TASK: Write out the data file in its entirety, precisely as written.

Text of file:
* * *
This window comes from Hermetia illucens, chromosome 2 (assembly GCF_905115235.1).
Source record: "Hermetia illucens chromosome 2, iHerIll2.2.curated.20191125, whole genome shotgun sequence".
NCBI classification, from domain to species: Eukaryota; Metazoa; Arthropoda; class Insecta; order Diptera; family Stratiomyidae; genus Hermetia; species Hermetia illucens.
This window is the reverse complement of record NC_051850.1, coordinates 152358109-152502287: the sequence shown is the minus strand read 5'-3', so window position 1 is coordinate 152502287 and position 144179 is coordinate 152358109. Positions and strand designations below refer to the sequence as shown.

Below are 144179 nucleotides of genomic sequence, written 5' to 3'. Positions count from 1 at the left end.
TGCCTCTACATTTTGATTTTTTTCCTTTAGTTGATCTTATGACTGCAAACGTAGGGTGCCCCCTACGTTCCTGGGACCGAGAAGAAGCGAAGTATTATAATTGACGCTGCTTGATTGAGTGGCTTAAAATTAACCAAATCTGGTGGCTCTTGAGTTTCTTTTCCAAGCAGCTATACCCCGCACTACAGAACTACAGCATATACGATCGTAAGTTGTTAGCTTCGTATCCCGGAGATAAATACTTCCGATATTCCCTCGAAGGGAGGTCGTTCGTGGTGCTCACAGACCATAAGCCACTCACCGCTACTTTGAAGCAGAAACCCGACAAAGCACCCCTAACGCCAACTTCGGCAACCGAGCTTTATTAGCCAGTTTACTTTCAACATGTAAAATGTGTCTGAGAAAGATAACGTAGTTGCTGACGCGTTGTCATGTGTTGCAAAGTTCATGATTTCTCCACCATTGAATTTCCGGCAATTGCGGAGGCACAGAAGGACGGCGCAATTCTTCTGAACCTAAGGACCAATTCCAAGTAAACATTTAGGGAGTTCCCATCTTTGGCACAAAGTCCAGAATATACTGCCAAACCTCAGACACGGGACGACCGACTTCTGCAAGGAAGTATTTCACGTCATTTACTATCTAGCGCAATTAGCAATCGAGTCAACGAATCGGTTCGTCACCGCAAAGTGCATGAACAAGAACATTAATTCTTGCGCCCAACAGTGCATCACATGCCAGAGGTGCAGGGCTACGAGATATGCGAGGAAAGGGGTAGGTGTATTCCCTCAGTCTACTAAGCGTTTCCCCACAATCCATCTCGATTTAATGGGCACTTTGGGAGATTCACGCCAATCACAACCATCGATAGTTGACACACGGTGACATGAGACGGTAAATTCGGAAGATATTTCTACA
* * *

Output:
This window comes from Hermetia illucens, chromosome 2 (assembly GCF_905115235.1).
Source record: "Hermetia illucens chromosome 2, iHerIll2.2.curated.20191125, whole genome shotgun sequence".
NCBI classification, from domain to species: Eukaryota; Metazoa; Arthropoda; class Insecta; order Diptera; family Stratiomyidae; genus Hermetia; species Hermetia illucens.
This window is the reverse complement of record NC_051850.1, coordinates 152358109-152502287: the sequence shown is the minus strand read 5'-3', so window position 1 is coordinate 152502287 and position 144179 is coordinate 152358109. Positions and strand designations below refer to the sequence as shown.

Below are 144179 nucleotides of genomic sequence, written 5' to 3'. Positions count from 1 at the left end.
TGCCTCTACATTTTGATTTTTTTCCTTTAGTTGATCTTATGACTGCAAACGTAGGGTGCCCCCTACGTTCCTGGGACCGAGAAGAAGCGAAGTATTATAATTGACGCTGCTTGATTGAGTGGCTTAAAATTAACCAAATCTGGTGGCTCTTGAGTTTCTTTTCCAAGCAGCTATACCCCGCACTACAGAACTACAGCATATACGATCGTAAGTTGTTAGCTTCGTATCCCGGAGATAAATACTTCCGATATTCCCTCGAAGGGAGGTCGTTCGTGGTGCTCACAGACCATAAGCCACTCACCGCTACTTTGAAGCAGAAACCCGACAAAGCACCCCTAACGCCAACTTCGGCAACCGAGCTTTATTAGCCAGTTTACTTTCAACATGTAAAATGTGTCTGAGAAAGATAACGTAGTTGCTGACGCGTTGTCATGTGTTGCAAAGTTCATGATTTCTCCACCATTGAATTTCCGGCAATTGCGGAGGCACAGAAGGACGGCGCAATTCTTCTGAACCTAAGGACCAATTCCAAGTAAACATTTAGGGAGTTCCCATCTTTGGCACAAAGTCCAGAATATACTGCCAAACCTCAGACACGGGACGACCGACTTCTGCAAGGAAGTATTTCACGTCATTTACTATCTAGCGCAATTAGCAATCGAGTCAACGAATCGGTTCGTCACCGCAAAGTGCATGAACAAGAACATTAATTCTTGCGCCCAACAGTGCATCACATGCCAGAGGTGCAGGGCTACGAGATATGCGAGGAAAGGGGTAGGTGTATTCCCTCAGTCTACTAAGCGTTTCCCCACAATCCATCTCGATTTAATGGGCACTTTGGGAGATTCACGCCAATCACAACCATCGATAGTTGACACACGGTGACATGAGACGGTAAATTCGGAAGATATTTCTACA